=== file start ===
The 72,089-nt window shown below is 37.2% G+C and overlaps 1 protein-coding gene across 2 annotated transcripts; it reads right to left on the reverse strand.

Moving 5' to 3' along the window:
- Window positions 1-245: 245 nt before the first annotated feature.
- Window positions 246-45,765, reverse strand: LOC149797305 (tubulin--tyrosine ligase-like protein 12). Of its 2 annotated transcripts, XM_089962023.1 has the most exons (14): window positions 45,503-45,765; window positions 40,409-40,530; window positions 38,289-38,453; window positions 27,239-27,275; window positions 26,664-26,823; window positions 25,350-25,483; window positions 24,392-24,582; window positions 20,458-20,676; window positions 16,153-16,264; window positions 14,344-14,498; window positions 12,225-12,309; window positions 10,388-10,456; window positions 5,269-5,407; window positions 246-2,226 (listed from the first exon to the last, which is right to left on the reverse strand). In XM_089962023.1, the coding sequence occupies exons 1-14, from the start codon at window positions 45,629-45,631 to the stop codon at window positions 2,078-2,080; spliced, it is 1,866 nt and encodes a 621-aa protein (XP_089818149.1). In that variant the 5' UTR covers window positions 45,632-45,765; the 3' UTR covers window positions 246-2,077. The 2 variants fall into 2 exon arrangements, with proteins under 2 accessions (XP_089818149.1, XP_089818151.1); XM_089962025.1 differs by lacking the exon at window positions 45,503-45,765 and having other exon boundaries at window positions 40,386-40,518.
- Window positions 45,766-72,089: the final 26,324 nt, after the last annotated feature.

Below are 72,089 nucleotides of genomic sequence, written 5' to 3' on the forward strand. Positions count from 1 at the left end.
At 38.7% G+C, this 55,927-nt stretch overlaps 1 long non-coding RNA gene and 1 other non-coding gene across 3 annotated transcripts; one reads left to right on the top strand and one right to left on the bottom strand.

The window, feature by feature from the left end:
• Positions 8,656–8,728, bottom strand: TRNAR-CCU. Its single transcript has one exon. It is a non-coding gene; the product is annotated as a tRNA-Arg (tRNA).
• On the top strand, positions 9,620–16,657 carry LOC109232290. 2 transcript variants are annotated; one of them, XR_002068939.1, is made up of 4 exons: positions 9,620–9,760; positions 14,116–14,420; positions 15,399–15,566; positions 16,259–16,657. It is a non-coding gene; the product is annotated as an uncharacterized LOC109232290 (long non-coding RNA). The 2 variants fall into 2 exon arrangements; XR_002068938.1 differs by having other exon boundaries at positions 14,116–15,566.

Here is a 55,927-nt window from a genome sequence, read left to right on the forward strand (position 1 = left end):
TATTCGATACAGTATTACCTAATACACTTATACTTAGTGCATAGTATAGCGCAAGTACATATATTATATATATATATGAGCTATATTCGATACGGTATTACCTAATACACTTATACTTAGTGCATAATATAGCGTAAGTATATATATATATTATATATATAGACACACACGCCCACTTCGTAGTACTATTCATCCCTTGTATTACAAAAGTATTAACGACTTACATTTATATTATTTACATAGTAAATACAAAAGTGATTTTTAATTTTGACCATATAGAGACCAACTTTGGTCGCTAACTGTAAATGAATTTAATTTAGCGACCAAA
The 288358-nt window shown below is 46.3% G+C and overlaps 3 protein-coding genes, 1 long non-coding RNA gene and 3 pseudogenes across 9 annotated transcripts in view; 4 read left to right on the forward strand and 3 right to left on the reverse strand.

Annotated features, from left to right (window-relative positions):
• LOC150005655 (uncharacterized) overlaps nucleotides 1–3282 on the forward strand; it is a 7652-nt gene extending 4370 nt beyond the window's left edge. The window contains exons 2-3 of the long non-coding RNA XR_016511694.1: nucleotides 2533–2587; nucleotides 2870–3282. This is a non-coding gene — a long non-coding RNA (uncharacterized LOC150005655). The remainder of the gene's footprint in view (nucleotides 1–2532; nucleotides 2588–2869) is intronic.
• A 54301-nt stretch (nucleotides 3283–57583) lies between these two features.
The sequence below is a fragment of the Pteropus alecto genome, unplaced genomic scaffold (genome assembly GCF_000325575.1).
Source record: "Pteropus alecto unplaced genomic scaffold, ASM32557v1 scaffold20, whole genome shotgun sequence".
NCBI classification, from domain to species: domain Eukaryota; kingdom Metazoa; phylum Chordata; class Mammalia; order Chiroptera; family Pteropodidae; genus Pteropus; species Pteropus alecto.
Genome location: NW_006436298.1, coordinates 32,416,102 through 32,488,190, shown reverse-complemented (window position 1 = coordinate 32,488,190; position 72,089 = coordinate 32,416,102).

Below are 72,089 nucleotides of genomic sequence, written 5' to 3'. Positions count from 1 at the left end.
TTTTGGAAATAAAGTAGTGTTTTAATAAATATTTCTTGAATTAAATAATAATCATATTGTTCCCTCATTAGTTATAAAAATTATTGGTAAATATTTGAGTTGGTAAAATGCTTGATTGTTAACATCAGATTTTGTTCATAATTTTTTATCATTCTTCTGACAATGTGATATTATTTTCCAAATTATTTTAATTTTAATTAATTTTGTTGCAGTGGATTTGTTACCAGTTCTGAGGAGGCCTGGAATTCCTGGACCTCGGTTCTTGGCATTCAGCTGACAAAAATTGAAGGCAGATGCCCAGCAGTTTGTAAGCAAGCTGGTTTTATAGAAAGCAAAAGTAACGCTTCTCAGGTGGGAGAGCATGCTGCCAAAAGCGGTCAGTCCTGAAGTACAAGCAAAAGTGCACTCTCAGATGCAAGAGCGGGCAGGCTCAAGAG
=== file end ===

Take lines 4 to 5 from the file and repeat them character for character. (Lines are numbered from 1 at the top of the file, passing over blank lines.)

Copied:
- Window positions 246-45,765, reverse strand: LOC149797305 (tubulin--tyrosine ligase-like protein 12). Of its 2 annotated transcripts, XM_089962023.1 has the most exons (14): window positions 45,503-45,765; window positions 40,409-40,530; window positions 38,289-38,453; window positions 27,239-27,275; window positions 26,664-26,823; window positions 25,350-25,483; window positions 24,392-24,582; window positions 20,458-20,676; window positions 16,153-16,264; window positions 14,344-14,498; window positions 12,225-12,309; window positions 10,388-10,456; window positions 5,269-5,407; window positions 246-2,226 (listed from the first exon to the last, which is right to left on the reverse strand). In XM_089962023.1, the coding sequence occupies exons 1-14, from the start codon at window positions 45,629-45,631 to the stop codon at window positions 2,078-2,080; spliced, it is 1,866 nt and encodes a 621-aa protein (XP_089818149.1). In that variant the 5' UTR covers window positions 45,632-45,765; the 3' UTR covers window positions 246-2,077. The 2 variants fall into 2 exon arrangements, with proteins under 2 accessions (XP_089818149.1, XP_089818151.1); XM_089962025.1 differs by lacking the exon at window positions 45,503-45,765 and having other exon boundaries at window positions 40,386-40,518.
- Window positions 45,766-72,089: the final 26,324 nt, after the last annotated feature.